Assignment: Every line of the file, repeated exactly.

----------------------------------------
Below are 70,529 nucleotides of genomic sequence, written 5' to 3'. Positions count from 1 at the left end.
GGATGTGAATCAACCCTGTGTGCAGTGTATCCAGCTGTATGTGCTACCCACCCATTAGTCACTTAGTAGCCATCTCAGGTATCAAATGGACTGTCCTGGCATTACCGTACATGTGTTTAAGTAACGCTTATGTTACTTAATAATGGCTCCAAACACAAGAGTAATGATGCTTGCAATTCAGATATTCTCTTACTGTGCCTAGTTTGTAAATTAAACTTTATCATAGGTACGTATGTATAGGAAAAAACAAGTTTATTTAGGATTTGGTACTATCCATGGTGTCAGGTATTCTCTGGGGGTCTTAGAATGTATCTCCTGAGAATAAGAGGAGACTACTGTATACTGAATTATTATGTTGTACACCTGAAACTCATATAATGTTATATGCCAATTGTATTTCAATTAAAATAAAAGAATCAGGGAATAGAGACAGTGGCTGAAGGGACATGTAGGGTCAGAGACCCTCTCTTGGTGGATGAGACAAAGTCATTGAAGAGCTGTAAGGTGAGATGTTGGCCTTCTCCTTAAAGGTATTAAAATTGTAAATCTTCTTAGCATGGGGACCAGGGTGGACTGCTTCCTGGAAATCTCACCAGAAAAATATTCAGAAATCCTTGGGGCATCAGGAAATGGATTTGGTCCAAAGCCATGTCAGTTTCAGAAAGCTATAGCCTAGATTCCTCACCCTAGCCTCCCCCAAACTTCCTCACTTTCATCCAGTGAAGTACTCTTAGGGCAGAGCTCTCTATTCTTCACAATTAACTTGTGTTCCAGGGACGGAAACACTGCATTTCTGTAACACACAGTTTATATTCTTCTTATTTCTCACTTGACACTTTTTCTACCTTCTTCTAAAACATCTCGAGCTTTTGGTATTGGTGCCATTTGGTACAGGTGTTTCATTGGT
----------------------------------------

Below are 70,529 nucleotides of genomic sequence, written 5' to 3'. Positions count from 1 at the left end.
GGATGTGAATCAACCCTGTGTGCAGTGTATCCAGCTGTATGTGCTACCCACCCATTAGTCACTTAGTAGCCATCTCAGGTATCAAATGGACTGTCCTGGCATTACCGTACATGTGTTTAAGTAACGCTTATGTTACTTAATAATGGCTCCAAACACAAGAGTAATGATGCTTGCAATTCAGATATTCTCTTACTGTGCCTAGTTTGTAAATTAAACTTTATCATAGGTACGTATGTATAGGAAAAAACAAGTTTATTTAGGATTTGGTACTATCCATGGTGTCAGGTATTCTCTGGGGGTCTTAGAATGTATCTCCTGAGAATAAGAGGAGACTACTGTATACTGAATTATTATGTTGTACACCTGAAACTCATATAATGTTATATGCCAATTGTATTTCAATTAAAATAAAAGAATCAGGGAATAGAGACAGTGGCTGAAGGGACATGTAGGGTCAGAGACCCTCTCTTGGTGGATGAGACAAAGTCATTGAAGAGCTGTAAGGTGAGATGTTGGCCTTCTCCTTAAAGGTATTAAAATTGTAAATCTTCTTAGCATGGGGACCAGGGTGGACTGCTTCCTGGAAATCTCACCAGAAAAATATTCAGAAATCCTTGGGGCATCAGGAAATGGATTTGGTCCAAAGCCATGTCAGTTTCAGAAAGCTATAGCCTAGATTCCTCACCCTAGCCTCCCCCAAACTTCCTCACTTTCATCCAGTGAAGTACTCTTAGGGCAGAGCTCTCTATTCTTCACAATTAACTTGTGTTCCAGGGACGGAAACACTGCATTTCTGTAACACACAGTTTATATTCTTCTTATTTCTCACTTGACACTTTTTCTACCTTCTTCTAAAACATCTCGAGCTTTTGGTATTGGTGCCATTTGGTACAGGTGTTTCATTGGT